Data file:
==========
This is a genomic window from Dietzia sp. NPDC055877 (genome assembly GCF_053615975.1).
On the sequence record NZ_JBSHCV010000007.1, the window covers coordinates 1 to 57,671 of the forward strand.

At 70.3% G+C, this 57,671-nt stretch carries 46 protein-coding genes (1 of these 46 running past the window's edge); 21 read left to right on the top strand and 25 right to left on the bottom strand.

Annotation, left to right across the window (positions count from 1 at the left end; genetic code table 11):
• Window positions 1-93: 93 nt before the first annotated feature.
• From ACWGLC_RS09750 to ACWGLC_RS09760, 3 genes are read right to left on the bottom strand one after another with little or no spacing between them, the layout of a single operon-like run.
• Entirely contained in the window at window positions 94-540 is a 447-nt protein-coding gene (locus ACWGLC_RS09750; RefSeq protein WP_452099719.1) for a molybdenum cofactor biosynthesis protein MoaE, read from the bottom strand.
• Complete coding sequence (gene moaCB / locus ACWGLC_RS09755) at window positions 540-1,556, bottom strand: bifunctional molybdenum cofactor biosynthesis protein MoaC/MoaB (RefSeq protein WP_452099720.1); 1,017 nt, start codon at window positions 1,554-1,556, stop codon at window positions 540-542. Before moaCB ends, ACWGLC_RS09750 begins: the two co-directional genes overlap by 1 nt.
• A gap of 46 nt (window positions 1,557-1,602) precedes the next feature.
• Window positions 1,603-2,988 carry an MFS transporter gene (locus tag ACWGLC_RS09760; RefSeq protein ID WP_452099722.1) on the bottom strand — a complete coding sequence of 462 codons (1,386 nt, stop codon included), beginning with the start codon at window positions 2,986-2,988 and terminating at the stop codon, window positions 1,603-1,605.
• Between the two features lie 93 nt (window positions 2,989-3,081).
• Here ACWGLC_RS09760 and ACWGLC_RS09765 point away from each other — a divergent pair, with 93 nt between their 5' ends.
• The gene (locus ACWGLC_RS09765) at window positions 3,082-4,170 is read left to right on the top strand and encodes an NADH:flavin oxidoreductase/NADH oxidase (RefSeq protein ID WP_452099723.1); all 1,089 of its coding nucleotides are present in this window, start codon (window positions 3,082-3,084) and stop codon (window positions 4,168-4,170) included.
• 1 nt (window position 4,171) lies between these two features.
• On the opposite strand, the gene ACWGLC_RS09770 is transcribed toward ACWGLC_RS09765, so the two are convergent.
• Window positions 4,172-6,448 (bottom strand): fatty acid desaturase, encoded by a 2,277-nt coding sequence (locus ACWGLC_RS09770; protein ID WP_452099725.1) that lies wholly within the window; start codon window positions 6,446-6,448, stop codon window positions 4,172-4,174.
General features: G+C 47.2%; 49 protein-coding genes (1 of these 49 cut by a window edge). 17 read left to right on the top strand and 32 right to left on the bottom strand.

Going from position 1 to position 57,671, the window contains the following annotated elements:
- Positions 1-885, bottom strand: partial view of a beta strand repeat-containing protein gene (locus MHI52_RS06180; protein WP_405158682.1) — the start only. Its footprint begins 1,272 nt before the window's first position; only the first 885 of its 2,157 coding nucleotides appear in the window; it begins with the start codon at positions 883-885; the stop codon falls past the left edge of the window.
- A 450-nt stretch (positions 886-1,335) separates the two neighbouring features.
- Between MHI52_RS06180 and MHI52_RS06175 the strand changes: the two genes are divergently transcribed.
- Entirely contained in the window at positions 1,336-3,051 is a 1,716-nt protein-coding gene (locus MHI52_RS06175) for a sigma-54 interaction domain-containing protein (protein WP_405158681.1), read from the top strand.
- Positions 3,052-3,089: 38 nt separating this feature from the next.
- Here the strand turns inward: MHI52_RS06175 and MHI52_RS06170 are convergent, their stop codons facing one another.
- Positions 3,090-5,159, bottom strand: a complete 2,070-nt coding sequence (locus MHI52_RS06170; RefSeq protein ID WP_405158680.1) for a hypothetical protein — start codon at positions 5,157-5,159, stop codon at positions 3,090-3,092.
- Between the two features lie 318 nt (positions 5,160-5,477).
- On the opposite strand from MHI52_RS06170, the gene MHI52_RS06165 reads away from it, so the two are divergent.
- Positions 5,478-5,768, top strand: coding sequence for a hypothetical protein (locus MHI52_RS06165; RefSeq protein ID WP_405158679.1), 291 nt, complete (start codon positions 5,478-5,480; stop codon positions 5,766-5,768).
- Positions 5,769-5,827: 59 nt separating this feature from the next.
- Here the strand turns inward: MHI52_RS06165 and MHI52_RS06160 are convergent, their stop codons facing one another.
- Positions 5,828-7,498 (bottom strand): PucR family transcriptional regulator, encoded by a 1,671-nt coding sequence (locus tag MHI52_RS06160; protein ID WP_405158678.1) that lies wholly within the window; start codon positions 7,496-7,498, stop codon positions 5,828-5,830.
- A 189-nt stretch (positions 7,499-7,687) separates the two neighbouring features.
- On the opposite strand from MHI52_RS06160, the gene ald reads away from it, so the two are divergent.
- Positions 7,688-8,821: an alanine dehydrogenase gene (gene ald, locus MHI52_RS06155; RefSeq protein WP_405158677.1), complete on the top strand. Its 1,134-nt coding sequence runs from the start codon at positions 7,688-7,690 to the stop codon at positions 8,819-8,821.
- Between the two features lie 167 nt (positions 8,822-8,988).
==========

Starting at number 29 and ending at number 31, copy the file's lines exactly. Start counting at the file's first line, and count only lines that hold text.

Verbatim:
- Positions 5,769-5,827: 59 nt separating this feature from the next.
- Here the strand turns inward: MHI52_RS06165 and MHI52_RS06160 are convergent, their stop codons facing one another.
- Positions 5,828-7,498 (bottom strand): PucR family transcriptional regulator, encoded by a 1,671-nt coding sequence (locus tag MHI52_RS06160; protein ID WP_405158678.1) that lies wholly within the window; start codon positions 7,496-7,498, stop codon positions 5,828-5,830.